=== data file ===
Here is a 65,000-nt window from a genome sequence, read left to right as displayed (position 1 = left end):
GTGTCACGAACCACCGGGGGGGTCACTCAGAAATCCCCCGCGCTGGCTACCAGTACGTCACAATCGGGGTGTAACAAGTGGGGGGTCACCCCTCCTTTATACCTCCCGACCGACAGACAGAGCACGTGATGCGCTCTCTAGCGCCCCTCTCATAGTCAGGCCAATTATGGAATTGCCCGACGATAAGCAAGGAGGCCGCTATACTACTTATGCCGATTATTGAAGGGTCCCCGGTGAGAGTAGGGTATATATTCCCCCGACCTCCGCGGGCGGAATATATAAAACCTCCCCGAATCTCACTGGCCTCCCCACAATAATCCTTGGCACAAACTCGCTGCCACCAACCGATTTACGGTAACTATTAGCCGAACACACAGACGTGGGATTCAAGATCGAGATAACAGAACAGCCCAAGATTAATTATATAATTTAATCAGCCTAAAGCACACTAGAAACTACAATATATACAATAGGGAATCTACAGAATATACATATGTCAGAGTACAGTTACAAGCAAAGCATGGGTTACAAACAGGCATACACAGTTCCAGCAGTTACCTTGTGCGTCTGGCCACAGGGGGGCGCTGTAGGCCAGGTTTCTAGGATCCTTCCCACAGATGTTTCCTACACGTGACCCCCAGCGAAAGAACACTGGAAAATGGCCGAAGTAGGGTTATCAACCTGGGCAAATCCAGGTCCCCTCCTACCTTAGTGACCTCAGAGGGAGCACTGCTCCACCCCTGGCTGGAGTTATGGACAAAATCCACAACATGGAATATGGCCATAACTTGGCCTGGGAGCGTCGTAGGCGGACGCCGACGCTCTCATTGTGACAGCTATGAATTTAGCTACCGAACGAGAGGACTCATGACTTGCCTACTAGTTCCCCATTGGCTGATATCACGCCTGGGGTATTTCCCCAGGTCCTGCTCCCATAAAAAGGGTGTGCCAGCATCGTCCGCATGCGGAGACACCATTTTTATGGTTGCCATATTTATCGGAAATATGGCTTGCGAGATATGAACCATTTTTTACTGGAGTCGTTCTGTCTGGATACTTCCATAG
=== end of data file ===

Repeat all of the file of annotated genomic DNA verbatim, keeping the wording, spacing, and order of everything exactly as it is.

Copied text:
Here is a 65,000-nt window from a genome sequence, read left to right as displayed (position 1 = left end):
GTGTCACGAACCACCGGGGGGGTCACTCAGAAATCCCCCGCGCTGGCTACCAGTACGTCACAATCGGGGTGTAACAAGTGGGGGGTCACCCCTCCTTTATACCTCCCGACCGACAGACAGAGCACGTGATGCGCTCTCTAGCGCCCCTCTCATAGTCAGGCCAATTATGGAATTGCCCGACGATAAGCAAGGAGGCCGCTATACTACTTATGCCGATTATTGAAGGGTCCCCGGTGAGAGTAGGGTATATATTCCCCCGACCTCCGCGGGCGGAATATATAAAACCTCCCCGAATCTCACTGGCCTCCCCACAATAATCCTTGGCACAAACTCGCTGCCACCAACCGATTTACGGTAACTATTAGCCGAACACACAGACGTGGGATTCAAGATCGAGATAACAGAACAGCCCAAGATTAATTATATAATTTAATCAGCCTAAAGCACACTAGAAACTACAATATATACAATAGGGAATCTACAGAATATACATATGTCAGAGTACAGTTACAAGCAAAGCATGGGTTACAAACAGGCATACACAGTTCCAGCAGTTACCTTGTGCGTCTGGCCACAGGGGGGCGCTGTAGGCCAGGTTTCTAGGATCCTTCCCACAGATGTTTCCTACACGTGACCCCCAGCGAAAGAACACTGGAAAATGGCCGAAGTAGGGTTATCAACCTGGGCAAATCCAGGTCCCCTCCTACCTTAGTGACCTCAGAGGGAGCACTGCTCCACCCCTGGCTGGAGTTATGGACAAAATCCACAACATGGAATATGGCCATAACTTGGCCTGGGAGCGTCGTAGGCGGACGCCGACGCTCTCATTGTGACAGCTATGAATTTAGCTACCGAACGAGAGGACTCATGACTTGCCTACTAGTTCCCCATTGGCTGATATCACGCCTGGGGTATTTCCCCAGGTCCTGCTCCCATAAAAAGGGTGTGCCAGCATCGTCCGCATGCGGAGACACCATTTTTATGGTTGCCATATTTATCGGAAATATGGCTTGCGAGATATGAACCATTTTTTACTGGAGTCGTTCTGTCTGGATACTTCCATAG